Monday, April 03, 2006

Trust and National Security

Personally, I wish John Kerry had become president. I want a president I have a reasonable chance of trusting when he talks about things like Iraq and where we need to go from here. I wonder how many more people might have voted for John Kerry if they had known that Bush was going to pass his Iraq mess onto the next president? Is this what Bush ran for? To twist in the wind for four years so he doesn't have to admit his mistakes?

And Republicans in Congress want to leave it at that instead of lighting a fire under the president. When things go wrong, isn't a Congress supposed to hold a president accountable? It makes no sense to me. I favor impeachment of Cheney and then Bush but that's unlikely to happen. I favor censure over the NSA spying on Americans and that's certainly doable but even this frightens the Republicans and the media talking heads (okay, and some Democrats too). But there's still some tools left to rein in a reckless president. Here's how it's supposed to work: Congress launches a few investigations; the president is embarrassed by the revelations; the president fires the old guard and brings in fresh faces; the new people have the advantage that they don't have to waste time defending decisions other people made, they just have to fix the problems. This is a time-honored solution in our country's history; it's supposed to be one of the advantages of being a democracy. It even works in corporate America. Like I said, our current Republican-controlled government makes no sense to me.

According to Kevin Drum of The Washington Monthly, Americans may no longer believe Republicans are the party to trust on national security:
REPUBLICANS LOSING THEIR LAST STRONGHOLD?....The DSCC just released a poll showing for the first time that Americans appear to trust Democrats more than Republicans on national security. The survey was done by a Democratic research firm, so I've excerpted a snippet from the report so you can see the exact wording of the question for yourself. Seems pretty reasonable to me.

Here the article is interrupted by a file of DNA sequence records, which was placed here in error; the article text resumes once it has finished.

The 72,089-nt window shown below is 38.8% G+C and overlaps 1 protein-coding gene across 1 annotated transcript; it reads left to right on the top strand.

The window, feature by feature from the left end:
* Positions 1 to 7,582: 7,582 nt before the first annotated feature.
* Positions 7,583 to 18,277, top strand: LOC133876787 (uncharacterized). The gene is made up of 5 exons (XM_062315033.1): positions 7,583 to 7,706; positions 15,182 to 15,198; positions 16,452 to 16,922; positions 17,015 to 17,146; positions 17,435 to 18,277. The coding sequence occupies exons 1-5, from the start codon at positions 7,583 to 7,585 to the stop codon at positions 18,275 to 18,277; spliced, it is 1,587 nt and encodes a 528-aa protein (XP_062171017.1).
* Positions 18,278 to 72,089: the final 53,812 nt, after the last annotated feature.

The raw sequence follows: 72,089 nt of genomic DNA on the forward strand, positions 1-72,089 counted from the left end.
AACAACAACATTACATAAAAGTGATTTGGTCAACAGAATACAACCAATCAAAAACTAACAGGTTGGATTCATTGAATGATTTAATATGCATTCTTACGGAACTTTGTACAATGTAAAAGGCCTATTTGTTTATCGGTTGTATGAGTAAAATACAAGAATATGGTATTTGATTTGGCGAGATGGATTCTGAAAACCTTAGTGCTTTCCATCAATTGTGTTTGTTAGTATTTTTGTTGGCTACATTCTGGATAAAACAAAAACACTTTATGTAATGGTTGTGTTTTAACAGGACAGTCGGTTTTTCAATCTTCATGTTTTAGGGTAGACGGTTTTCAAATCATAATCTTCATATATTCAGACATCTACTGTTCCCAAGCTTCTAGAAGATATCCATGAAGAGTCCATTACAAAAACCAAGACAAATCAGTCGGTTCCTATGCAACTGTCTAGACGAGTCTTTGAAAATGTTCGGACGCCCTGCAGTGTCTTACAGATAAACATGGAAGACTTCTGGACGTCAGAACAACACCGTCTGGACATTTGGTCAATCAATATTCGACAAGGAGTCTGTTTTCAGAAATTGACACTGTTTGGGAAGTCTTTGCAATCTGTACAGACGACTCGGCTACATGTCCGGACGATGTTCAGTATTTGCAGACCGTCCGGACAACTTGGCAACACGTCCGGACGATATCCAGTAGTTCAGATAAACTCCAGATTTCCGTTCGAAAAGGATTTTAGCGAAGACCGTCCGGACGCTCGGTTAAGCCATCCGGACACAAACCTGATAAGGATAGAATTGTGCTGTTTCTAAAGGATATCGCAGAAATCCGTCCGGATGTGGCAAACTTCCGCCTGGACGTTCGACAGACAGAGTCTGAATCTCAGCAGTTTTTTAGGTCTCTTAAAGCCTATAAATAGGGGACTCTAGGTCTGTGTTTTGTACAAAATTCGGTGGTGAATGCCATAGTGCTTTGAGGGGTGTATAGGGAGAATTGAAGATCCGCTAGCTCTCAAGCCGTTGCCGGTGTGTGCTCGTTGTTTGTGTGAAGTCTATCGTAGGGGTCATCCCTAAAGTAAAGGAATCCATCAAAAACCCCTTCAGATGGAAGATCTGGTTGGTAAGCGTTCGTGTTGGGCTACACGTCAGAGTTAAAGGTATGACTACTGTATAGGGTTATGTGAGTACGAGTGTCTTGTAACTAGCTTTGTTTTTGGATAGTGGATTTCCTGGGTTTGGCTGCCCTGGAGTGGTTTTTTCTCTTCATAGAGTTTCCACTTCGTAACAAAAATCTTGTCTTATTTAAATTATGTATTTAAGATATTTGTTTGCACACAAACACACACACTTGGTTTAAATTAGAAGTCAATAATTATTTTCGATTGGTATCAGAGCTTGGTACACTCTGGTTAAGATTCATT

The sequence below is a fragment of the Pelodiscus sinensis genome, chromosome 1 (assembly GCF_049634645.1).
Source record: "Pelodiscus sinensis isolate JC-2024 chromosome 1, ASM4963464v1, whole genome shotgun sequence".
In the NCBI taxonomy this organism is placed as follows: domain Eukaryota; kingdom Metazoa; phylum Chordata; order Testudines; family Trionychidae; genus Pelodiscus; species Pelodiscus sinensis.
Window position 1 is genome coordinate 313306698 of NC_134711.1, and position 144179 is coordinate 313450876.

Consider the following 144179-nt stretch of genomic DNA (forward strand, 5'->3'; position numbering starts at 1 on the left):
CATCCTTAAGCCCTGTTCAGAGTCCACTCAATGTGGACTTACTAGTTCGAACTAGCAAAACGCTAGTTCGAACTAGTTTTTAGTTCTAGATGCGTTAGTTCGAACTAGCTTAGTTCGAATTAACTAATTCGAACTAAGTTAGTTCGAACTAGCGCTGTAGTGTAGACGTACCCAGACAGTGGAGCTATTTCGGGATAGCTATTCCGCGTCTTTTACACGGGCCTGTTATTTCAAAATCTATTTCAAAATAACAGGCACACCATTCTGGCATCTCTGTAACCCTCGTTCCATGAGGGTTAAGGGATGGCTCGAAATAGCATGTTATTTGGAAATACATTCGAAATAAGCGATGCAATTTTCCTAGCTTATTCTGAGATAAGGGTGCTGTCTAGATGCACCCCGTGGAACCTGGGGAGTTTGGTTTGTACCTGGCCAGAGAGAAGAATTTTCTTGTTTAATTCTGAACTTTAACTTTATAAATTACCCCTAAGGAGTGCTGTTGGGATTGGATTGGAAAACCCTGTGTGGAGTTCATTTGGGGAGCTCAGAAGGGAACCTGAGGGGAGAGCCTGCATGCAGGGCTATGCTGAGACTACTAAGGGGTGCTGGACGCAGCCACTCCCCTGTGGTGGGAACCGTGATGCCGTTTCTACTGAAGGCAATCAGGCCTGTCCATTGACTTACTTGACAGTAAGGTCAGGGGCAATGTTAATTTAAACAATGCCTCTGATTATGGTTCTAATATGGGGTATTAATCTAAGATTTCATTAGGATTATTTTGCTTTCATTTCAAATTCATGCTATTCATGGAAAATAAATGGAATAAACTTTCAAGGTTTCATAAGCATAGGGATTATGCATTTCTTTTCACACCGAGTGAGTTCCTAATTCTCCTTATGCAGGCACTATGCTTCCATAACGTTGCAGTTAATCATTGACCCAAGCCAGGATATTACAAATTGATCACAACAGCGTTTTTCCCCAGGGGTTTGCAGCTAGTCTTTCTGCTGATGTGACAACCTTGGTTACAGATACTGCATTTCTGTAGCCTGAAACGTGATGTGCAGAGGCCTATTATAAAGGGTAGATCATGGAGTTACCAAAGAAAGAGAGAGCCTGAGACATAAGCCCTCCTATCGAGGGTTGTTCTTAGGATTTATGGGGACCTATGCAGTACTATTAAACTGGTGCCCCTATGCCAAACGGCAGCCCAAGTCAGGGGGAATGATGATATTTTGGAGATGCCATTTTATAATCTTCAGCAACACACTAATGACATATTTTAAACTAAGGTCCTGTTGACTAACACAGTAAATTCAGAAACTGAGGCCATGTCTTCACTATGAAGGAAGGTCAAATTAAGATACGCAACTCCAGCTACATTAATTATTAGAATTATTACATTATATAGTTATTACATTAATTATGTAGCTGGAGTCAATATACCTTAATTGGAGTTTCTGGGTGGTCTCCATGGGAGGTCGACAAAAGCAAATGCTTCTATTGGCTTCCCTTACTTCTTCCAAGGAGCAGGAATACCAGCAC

Polls are slippery things, particularly when the numbers are close, but consider the record of Bush and his right-wing Republican Congress. Before 9/11, Bush ignored warnings about a possible attack. Bush went to war in Iraq though it had nothing to do with the 9/11 attack. He never captured Osama bin Laden. He's botched Iraq. His Homeland Security department botched their first disaster during Hurricane Katrina, showing that if we were attacked by terrorists, we would be woefully unprepared. Our ports are not nearly as secure as they need to be and instead of making them safer, Bush tried to allow the Dubai deal to go through. But Bush gets lots of points from Congress for talking tough.

Sorry, I just want the guys who can get the job done and I don't particularly care, when it comes to national security, whether they're Republicans or Democrats, just so they're competent and are permitted to tell the truth when the president needs to hear it.


Anonymous S.W. Anderson said...

Not only because of Bush and Cheney's incompetence, dishonesty and ceaseless disregard for truth and logic, but also because I'm convinced our system is a setup for military adventures that turn out like Vietnam or Iraq, I'm thinking seriously about the benefits of a parliamentary system.

If we had that, Bush would've been out of office months ago. His sorry excuse for a government would've failed for lack of a sufficient vote of confidence in the legislative branch.

Bush wouldn't be stuck in the longest lame duckdom yet and the rest of us wouldn't be stuck with his failed presidency and failed war for three more years.

10:05 PM  

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